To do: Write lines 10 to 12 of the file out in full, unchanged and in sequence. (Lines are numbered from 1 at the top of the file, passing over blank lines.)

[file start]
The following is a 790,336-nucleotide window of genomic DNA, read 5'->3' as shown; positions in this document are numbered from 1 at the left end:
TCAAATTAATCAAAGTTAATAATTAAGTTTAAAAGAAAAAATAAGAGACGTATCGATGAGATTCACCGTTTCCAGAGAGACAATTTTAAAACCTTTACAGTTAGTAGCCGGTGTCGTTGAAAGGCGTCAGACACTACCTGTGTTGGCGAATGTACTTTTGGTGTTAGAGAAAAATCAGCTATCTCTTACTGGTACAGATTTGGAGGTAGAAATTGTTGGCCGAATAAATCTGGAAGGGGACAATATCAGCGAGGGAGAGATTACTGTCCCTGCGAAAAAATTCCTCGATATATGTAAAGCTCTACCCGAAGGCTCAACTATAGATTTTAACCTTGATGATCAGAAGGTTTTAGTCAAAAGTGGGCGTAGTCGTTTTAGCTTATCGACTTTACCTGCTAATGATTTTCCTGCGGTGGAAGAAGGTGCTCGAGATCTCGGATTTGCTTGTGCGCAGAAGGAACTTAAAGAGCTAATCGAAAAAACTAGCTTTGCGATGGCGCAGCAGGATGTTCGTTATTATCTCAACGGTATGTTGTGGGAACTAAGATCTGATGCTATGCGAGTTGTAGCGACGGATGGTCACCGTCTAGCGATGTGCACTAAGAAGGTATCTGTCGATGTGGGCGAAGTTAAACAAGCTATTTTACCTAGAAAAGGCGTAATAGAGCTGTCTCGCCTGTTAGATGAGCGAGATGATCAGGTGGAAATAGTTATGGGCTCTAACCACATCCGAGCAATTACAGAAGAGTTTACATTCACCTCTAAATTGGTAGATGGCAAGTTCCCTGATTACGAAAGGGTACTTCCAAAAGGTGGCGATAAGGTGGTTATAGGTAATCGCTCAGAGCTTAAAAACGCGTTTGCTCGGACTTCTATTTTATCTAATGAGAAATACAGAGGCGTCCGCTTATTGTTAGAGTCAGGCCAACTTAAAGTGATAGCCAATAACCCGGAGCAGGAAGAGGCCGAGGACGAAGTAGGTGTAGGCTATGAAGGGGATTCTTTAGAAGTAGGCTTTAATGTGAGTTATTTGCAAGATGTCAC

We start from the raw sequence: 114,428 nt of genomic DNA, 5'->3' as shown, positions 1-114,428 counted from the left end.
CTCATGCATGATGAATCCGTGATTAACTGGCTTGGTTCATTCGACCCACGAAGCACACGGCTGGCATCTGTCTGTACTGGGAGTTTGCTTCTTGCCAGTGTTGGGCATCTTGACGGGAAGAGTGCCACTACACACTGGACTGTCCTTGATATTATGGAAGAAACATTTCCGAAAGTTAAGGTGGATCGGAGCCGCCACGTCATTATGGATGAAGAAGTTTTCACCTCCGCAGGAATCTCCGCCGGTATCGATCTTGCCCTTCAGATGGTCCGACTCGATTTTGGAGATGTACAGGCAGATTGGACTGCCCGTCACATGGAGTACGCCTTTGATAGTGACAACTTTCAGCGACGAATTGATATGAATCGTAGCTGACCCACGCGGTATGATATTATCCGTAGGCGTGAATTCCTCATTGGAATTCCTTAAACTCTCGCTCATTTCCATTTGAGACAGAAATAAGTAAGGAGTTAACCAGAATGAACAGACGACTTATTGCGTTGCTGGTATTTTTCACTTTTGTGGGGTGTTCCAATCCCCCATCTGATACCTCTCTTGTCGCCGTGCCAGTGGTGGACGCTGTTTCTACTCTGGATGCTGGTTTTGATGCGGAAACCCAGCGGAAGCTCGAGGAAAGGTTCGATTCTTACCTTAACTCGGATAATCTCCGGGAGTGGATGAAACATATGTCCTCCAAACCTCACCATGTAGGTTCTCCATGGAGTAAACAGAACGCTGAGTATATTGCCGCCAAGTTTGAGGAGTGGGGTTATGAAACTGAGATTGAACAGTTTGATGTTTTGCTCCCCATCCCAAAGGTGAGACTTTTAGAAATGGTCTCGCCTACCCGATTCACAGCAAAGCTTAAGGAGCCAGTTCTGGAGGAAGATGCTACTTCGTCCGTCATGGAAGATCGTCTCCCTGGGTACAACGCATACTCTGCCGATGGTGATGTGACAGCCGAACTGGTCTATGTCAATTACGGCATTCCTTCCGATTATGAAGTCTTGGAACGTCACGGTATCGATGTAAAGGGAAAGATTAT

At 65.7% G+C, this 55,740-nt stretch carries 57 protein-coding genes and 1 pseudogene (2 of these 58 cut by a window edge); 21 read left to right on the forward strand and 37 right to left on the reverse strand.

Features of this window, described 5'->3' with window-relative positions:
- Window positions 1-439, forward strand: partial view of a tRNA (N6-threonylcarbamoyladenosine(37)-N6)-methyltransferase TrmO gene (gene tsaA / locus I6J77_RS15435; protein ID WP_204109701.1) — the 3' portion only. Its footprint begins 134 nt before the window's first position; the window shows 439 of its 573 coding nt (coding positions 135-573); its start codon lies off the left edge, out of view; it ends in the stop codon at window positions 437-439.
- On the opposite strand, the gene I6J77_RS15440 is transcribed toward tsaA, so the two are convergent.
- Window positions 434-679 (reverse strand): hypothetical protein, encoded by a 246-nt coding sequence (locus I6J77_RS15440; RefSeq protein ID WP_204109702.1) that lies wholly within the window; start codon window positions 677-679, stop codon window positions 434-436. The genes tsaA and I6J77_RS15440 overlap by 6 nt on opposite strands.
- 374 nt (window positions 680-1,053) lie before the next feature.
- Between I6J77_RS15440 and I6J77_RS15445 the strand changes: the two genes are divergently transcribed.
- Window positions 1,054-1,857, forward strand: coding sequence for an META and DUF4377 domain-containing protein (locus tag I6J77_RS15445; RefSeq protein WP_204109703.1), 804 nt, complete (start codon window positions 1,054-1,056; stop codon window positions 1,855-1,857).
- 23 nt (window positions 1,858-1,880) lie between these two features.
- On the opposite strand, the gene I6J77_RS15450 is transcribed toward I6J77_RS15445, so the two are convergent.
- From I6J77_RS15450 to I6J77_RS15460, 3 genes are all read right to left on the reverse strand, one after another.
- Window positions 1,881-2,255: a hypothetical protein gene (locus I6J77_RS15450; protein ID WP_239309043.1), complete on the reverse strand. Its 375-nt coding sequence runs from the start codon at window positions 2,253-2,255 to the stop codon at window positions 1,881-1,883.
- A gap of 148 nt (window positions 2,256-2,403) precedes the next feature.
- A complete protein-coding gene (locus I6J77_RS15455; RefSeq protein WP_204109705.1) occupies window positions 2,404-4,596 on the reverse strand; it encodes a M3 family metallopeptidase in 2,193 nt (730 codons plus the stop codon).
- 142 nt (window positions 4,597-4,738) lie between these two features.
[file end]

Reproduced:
- 374 nt (window positions 680-1,053) lie before the next feature.
- Between I6J77_RS15440 and I6J77_RS15445 the strand changes: the two genes are divergently transcribed.
- Window positions 1,054-1,857, forward strand: coding sequence for an META and DUF4377 domain-containing protein (locus tag I6J77_RS15445; RefSeq protein WP_204109703.1), 804 nt, complete (start codon window positions 1,054-1,056; stop codon window positions 1,855-1,857).